HARTFORD, CONN. (WTNH) — Illiana Pujols, policy director at the Connecticut Justice Alliance, says there is more to the story.
“We’re dealing with young people who have way bigger issues than the offense that they commit,” Pujols said.
Advocates say reports show there has been a 93% increase in motor vehicle theft with keys left inside since 2013.
State Crime data shows the age of those arrested has remained stable, adding those under 18 seen in orange on a bar graph account for less than 40% of all arrests.
“These kids want positive people in their life and they’re not gonna listen to just anybody in a suit,” added Pujols.
“It seems like there are cases where the kids should be locked up and the police should be taking advantage of the existing law,” said Associate Professor Mike Lawlor at the University of New Haven.
He says often police are not requesting detention for repeat offenders.
“Especially in the smaller town police departments, it’s clear the chiefs and the officers aren’t really familiar with the procedures for getting a kid held in detention,” added Lawlor.
State Senate Republican Minority Leader Kevin Kelly says locking your car is good advice, but it won’t stop the violence and it won’t give kids an opportunity.
“I think the focus should be on making Connecticut’s streets safer for its citizens,” Kelly said.
Kelly says New Haven and Hartford are on pace for one of the deadliest years in decades. He agrees with advocates that finding the root cause is critical.
Kelly asks, “Why do individuals seek crime in the first place and make sure that we have the proper wrap-around services, education, and job training.”
What about victims?
“I’m concerned about the victims because I grew up as a victim. I slept with a knife under my mattress every night because I was a victim of crime constantly… the way you make victims more safe is to get the system to actually work,” said State Senator Gary Winfield, a Democrat from New Haven and chair of the Judiciary Committee.
Adding to the frustration, money — millions they say are not getting out the door and they blame the Governor.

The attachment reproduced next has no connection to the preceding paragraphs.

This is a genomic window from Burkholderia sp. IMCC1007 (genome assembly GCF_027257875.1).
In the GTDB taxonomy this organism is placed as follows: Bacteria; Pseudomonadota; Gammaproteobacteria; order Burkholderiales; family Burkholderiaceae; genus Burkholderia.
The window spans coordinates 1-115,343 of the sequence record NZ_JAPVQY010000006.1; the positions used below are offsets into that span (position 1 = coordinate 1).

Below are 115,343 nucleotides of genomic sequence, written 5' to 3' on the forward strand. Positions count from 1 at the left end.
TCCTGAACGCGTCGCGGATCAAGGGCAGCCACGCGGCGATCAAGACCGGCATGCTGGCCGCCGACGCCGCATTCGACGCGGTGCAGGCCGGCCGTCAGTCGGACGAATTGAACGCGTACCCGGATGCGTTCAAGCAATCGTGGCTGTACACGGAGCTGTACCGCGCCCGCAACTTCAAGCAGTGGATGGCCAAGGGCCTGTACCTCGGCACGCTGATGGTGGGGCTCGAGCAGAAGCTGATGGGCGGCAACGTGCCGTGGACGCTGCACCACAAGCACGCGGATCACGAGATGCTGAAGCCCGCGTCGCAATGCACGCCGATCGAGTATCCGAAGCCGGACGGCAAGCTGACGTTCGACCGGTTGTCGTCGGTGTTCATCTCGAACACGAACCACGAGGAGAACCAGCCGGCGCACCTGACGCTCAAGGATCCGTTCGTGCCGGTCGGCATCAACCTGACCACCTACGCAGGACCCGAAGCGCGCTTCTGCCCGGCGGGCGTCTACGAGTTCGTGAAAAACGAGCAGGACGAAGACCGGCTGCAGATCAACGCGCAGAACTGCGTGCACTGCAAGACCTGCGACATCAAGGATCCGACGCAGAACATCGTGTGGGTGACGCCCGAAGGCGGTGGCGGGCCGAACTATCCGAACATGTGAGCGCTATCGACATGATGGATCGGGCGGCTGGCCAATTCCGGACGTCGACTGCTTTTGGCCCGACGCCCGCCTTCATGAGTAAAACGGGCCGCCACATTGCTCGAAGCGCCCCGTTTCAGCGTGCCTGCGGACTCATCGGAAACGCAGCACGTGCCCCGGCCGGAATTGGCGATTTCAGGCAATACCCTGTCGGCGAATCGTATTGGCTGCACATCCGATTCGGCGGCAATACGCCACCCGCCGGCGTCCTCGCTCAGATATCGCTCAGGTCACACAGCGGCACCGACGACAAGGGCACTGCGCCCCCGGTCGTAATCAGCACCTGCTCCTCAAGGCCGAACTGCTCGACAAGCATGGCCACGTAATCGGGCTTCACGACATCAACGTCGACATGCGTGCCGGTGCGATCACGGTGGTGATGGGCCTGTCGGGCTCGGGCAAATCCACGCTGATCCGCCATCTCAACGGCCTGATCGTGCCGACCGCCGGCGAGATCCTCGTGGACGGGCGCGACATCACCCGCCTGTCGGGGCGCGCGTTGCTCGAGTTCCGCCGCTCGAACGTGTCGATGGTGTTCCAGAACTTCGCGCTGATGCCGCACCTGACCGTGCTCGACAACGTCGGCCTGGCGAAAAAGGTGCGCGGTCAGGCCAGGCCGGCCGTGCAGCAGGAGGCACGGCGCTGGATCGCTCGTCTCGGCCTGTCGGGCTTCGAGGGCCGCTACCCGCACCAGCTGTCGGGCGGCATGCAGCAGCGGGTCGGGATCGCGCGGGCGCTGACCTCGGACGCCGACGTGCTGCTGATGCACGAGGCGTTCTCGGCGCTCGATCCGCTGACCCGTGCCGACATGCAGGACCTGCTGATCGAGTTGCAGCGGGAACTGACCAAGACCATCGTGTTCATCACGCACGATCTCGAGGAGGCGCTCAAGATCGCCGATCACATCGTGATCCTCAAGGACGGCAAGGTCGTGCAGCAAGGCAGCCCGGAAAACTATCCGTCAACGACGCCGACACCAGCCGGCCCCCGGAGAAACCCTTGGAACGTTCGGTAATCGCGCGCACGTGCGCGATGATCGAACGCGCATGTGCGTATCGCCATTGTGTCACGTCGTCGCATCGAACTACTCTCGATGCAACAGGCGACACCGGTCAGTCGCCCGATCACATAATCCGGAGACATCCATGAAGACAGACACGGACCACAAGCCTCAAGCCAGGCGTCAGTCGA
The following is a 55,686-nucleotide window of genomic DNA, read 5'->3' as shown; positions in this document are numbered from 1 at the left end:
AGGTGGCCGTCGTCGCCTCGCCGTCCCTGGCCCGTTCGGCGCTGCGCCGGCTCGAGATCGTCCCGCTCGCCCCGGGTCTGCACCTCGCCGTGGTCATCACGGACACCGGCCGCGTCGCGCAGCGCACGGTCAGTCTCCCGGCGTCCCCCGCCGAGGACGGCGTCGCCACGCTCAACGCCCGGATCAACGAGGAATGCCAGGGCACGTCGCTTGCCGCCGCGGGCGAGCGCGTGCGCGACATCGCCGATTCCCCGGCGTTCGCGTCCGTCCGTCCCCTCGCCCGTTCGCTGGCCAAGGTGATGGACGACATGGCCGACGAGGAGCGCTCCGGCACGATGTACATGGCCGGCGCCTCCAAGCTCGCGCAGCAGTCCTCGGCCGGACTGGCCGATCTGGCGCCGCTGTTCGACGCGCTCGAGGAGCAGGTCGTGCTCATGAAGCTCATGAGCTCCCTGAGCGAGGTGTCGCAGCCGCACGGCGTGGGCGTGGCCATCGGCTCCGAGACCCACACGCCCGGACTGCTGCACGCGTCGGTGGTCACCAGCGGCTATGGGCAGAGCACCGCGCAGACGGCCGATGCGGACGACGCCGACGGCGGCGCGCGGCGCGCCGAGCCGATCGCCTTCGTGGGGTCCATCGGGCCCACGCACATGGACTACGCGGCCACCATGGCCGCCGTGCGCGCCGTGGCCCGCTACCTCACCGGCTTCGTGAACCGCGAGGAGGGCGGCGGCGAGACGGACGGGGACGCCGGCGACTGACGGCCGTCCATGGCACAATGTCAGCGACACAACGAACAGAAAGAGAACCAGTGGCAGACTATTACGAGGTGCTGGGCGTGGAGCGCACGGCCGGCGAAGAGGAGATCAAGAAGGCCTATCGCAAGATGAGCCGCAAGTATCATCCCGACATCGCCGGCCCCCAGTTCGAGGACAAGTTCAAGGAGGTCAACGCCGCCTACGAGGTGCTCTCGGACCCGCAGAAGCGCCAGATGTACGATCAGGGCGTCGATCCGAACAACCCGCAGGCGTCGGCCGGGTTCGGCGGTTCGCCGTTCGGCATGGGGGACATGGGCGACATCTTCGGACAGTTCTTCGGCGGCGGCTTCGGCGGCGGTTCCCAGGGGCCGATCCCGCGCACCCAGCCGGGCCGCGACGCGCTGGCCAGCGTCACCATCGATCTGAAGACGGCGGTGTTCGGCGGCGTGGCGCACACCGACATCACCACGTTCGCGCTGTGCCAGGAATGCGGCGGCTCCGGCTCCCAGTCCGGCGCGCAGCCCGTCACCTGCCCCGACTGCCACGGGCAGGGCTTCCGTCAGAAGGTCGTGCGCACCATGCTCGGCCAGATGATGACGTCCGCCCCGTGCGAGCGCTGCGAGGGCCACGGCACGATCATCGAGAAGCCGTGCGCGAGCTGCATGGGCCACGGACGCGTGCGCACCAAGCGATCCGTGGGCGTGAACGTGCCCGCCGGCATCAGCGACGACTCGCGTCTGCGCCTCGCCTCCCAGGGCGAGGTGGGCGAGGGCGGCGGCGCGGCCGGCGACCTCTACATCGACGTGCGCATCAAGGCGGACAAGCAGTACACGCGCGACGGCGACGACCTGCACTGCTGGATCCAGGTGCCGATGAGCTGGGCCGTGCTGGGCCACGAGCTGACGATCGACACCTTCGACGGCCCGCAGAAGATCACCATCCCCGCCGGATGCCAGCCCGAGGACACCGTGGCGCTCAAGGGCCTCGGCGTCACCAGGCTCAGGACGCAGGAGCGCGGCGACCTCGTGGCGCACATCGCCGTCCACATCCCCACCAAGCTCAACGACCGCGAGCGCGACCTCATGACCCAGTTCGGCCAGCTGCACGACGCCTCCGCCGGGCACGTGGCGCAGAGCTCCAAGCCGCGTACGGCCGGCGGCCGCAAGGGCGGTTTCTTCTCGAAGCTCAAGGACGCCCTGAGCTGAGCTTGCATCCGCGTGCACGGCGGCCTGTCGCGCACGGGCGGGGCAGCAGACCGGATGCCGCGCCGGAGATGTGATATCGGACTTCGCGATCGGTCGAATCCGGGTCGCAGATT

“The kids said to us why isn’t anybody talking about the attempted suicide or suicides of our friends that have despair and have nothing to do and have nowhere to go, they don’t have food… it gets to you after a while because the children know how we should be resolving this,” said State Representative Toni Walker, the Democratic Chair of the Appropriations Committee.
“Governor Lamont has been out front on juvenile justice issues and will continue to be aggressive in supporting our communities. This is clear through the substantial sums supplied to community providers with the goal of reducing youth crime and gun violence, including millions specifically for youth employment and supports,” said Chris McClure, a spokesperson for the Office of Policy and Management under the Governor. “At present, the funds have been released or the affected agencies are working diligently to execute contracts or the administration is in the process of obtaining any clarifications needed as to legislative intent and ensuring allowability of legislative allocations under federal rules and guidance.”
In the meantime, whether this issue will come up during any potential special session will be discussed again next week.
House Republican Leader Vincent Candelora released the following statement in response to Democrats who held a news conference about juvenile justice reform:
“Today’s news conference spearheaded by radical advocates and legislators desperate to preserve our state’s broken juvenile justice system won’t give Connecticut residents’ confidence that majority Democrats will push for substantial policy changes to help curb the serious crimes we’re seeing statewide, and certainly nothing that introduces an iota of accountability. Labeling what’s occurred a ‘manufactured issue’ won’t sit well with anyone, nor will blaming police officers for being ignorant of the law. ‘Divesting from the justice system’ is preposterous, and urging everyone to ‘pick a side’ is as divisive as it gets.”
“I hope Democrats serving communities touched by this crisis will watch this news conference and realize that the colleagues they’re counting on to negotiate solutions to this problem are more interested in protecting perpetrators than making everyone’s neighborhood safer.”